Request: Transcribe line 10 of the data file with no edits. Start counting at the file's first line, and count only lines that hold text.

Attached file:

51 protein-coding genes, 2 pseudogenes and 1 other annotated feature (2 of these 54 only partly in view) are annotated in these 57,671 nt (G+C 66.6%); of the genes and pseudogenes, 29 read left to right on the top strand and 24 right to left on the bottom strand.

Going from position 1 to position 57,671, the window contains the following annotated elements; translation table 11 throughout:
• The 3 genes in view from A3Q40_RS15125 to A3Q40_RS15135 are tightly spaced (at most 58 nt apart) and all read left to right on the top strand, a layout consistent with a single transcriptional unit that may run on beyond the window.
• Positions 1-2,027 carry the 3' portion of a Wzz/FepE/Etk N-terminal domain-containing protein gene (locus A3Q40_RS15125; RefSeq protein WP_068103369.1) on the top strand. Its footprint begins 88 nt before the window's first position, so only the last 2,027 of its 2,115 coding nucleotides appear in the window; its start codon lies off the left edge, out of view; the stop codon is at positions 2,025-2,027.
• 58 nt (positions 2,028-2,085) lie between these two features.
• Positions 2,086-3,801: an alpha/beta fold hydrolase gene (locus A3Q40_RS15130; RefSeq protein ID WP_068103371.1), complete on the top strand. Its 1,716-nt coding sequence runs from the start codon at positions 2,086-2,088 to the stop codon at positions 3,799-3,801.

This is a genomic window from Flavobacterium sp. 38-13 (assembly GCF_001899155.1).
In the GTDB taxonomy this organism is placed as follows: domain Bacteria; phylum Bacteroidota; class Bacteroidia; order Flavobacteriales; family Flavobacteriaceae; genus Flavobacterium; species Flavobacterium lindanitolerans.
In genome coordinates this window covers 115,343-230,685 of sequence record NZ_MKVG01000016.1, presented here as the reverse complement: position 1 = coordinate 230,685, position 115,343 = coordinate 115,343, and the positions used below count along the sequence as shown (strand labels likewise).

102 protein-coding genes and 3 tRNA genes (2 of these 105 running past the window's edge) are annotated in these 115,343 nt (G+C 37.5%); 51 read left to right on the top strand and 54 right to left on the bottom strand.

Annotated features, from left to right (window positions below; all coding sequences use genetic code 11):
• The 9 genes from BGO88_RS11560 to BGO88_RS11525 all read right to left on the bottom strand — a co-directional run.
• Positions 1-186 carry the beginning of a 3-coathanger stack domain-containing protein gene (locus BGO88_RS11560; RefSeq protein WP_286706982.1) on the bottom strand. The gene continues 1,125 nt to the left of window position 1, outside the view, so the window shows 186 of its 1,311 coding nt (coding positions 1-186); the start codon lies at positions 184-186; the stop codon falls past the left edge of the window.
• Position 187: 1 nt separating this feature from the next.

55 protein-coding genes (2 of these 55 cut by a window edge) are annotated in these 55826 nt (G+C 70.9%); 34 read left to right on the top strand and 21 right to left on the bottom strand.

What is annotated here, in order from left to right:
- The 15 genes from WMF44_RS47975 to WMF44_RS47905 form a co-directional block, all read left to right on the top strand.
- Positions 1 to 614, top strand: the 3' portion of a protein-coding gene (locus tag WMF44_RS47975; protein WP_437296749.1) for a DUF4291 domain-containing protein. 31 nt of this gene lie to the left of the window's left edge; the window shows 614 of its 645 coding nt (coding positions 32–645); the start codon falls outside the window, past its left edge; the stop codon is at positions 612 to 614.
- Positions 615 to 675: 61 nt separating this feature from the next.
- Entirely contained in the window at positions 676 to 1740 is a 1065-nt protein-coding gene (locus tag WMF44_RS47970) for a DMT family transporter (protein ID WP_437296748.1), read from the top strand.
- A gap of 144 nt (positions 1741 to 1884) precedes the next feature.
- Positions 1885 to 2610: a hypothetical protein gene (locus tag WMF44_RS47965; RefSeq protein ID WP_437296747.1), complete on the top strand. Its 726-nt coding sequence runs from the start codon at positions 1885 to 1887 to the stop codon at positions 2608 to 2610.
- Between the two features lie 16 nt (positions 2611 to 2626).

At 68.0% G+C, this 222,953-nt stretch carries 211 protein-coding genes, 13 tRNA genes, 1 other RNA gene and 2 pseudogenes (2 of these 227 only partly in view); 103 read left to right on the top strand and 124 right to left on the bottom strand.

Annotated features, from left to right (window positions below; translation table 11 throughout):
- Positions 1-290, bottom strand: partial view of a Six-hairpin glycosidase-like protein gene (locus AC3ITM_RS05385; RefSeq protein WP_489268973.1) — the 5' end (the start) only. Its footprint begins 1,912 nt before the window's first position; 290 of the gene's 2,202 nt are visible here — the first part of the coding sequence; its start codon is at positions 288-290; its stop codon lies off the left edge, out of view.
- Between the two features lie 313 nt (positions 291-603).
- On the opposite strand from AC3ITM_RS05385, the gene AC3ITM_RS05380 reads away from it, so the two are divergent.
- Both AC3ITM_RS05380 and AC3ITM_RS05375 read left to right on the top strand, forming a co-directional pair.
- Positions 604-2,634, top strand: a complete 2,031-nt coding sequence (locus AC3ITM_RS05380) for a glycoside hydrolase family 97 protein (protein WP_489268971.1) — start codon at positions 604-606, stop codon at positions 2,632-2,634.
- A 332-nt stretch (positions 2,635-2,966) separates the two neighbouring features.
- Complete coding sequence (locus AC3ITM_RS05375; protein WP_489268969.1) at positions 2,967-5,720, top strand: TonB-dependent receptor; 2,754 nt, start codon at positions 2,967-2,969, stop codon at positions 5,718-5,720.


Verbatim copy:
102 protein-coding genes and 3 tRNA genes (2 of these 105 running past the window's edge) are annotated in these 115,343 nt (G+C 37.5%); 51 read left to right on the top strand and 54 right to left on the bottom strand.